The invasion of Iraq and the prospect of a long occupation have raised anew the question of empire. A similar debate took place 100 years ago, in the wake of the Spanish-American War. Although the United States officially renounced the goal of being a formal imperial power like France or Britain, in practice it has long been at least quasi-imperialist.
The Founding Fathers were generally hostile to the idea of empire. Their own experience as colonial subjects naturally soured them on the idea. They also saw empire as having a corrupting influence on the mother country. In his Farewell Address, George Washington warned that imperial ambitions lead to "overgrown military establishments" that are "inauspicious to liberty" and "particularly hostile to republican liberty."
Although American leaders paid homage to Washington's warning, the westward expansion and continuing growth of America's population and economic power inevitably put strains on our adherence to the idea of "good faith and justice toward all nations ... peace and harmony with all."
By the late 1800s, there was a spirited debate in the United States about whether the nation ought to join the quest for colonies. Many argued that they were necessary in order to create markets for American goods. Arguing against this proposition, Yale economist William Graham Sumner said that colonies were a poor substitute for free trade. "Conquest can do nothing for trade except to remove the political obstacles which the conquered could not, or would not, remove. From this it follows that the only justification for territorial extension is the extension of free and enlightened policies in regard to commerce," he wrote
A few years later, the great economist Joseph Schumpeter elaborated Sumner's point that free trade obviates any benefit to colonialism. Consequently, capitalism was inherently anti-imperialist, he argued. Imperialism, in Schumpeter's view, was alien to capitalism and not its final stage, as Karl Marx had argued.
Nevertheless, the Spanish-American War left the United States an imperial power, acquiring the Philippines, Puerto Rico and Guam. Almost immediately, the United States found itself putting down native resistance in the Philippines in a bloody little conflict similar to that going on in Iraq today. This revived questions about the negative effects of imperialism.
Among those arguing this point was the great political scientist John W. Burgess of Columbia. He pointed out that it is inherently undemocratic to hold colonies. The United States must necessarily rule them in an autocratic fashion, which leads to centralized government and militarization at home. "Limited government and the colonial empire system are practically incompatible," Burgess wrote, "and unlimited government undermines democratic principle continuously and persistently."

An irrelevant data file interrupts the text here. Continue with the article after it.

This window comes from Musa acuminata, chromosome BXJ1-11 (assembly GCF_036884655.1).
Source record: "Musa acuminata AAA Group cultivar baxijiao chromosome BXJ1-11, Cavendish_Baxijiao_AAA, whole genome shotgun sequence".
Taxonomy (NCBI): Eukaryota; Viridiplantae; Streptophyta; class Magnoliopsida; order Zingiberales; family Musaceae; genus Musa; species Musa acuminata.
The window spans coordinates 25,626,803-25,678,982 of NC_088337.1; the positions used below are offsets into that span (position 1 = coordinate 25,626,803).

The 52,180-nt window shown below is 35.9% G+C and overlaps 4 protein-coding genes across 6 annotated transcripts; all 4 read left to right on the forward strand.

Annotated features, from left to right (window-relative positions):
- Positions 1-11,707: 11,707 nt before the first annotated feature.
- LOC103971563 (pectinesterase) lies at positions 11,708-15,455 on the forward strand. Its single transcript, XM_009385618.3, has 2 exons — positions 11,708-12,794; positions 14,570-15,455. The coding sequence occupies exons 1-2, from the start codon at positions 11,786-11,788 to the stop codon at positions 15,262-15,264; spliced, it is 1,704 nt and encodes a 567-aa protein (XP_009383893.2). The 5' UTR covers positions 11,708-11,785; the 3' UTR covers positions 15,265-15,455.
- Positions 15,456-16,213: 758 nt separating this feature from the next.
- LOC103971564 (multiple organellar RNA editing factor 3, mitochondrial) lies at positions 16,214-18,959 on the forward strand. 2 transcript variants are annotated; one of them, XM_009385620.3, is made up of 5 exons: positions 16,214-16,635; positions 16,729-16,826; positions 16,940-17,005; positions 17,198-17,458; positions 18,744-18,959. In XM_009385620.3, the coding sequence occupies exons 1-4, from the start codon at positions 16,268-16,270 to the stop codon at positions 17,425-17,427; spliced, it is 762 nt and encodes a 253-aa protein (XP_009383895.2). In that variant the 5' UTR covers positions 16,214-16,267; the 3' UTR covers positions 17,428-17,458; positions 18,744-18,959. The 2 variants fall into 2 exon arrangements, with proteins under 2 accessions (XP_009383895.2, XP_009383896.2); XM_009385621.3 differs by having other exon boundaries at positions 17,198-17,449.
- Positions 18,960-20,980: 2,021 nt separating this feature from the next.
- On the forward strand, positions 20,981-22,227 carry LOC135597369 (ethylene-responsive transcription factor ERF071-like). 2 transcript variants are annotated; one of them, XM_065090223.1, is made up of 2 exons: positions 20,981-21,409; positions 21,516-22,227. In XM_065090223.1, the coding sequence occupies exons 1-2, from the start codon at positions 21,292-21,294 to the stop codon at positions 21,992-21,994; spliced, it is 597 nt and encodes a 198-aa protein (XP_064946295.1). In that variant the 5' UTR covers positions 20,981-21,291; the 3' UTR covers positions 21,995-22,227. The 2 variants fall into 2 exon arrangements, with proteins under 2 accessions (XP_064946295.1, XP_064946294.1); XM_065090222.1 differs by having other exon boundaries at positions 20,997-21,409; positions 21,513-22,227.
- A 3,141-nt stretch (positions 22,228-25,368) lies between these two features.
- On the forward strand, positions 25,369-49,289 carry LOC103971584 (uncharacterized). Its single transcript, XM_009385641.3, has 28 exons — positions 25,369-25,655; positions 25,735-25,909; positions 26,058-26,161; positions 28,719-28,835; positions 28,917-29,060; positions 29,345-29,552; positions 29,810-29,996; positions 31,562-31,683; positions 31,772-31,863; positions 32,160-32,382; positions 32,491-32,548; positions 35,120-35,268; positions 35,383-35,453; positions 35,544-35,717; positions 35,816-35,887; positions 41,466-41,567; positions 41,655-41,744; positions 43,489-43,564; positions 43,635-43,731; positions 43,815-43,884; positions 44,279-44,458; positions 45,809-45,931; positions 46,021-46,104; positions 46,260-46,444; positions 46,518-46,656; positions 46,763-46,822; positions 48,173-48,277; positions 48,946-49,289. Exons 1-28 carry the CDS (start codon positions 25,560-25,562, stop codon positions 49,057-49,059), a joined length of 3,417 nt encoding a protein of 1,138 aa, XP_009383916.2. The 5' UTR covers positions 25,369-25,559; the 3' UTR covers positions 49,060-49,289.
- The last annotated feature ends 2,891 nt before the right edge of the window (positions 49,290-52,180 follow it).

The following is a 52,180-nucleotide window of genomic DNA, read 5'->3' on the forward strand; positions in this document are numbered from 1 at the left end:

Eventually, the urge to be a colonial power wore off, and the United States gave the Philippines their independence after World War II. However, Puerto Rico, Guam, the U.S. Virgin Islands, the Northern Marianas Islands and other territories remain de facto colonies to the present day.
One reason the Untied States maintains its possessions is because it is a good deal for them. They get far more in aid from Washington than they send the other way. Puerto Ricans, for example, do not pay federal income taxes but are still eligible for federal welfare benefits, such as food stamps.
This illustrates an important point about colonialism that France and Britain also discovered -- it just doesn't pay. Even admirers of the British Empire, such as economic historian Niall Ferguson, admit this fact. In his recent book, "Empire" (Basic Books), he notes that Britain put far more into India in the form of public works and military expenses than it ever took out. In "Mammon and the Pursuit of Empire" (Cambridge University Press), economic historians Lance Davis and Robert Huttenback concluded that Britain lost money on all its colonies. That's why they were ultimately given their independence.
Iraq is further evidence that colonies are a losing proposition. Even though that nation sits on the second largest proven oil reserves on earth, production is coming back on line very slowly. This is forcing U.S. taxpayers to pay for the reconstruction of Iraq on top of the large and growing costs of occupation. And, of course, the biggest cost is unquantifiable -- the 261 American military personnel who have lost their lives in the Iraq conflict.
When asked, President Bush and his advisers disavow any imperial ambitions. "We have no territorial ambitions, we don't seek an empire," President Bush has said. But as journalist Robert Merry writes in the latest issue of International Economy Magazine, "History tells us that empires of the past seldom set out to become empires."
I don't believe that anyone in the Bush administration consciously desires an American empire, although they are being urged to pursue one by pundits like William Kristol. But I do think there is a danger that the United States will back into imperialism if we aren't careful. All the old reasons against it are still valid and should be respected.
Bruce Bartlett is a former senior fellow with the National Center for Policy Analysis of Dallas, Texas. Bartlett is a prolific author, having published over 900 articles in national publications, and prominent magazines and published four books, including Reaganomics: Supply-Side Economics in Action.
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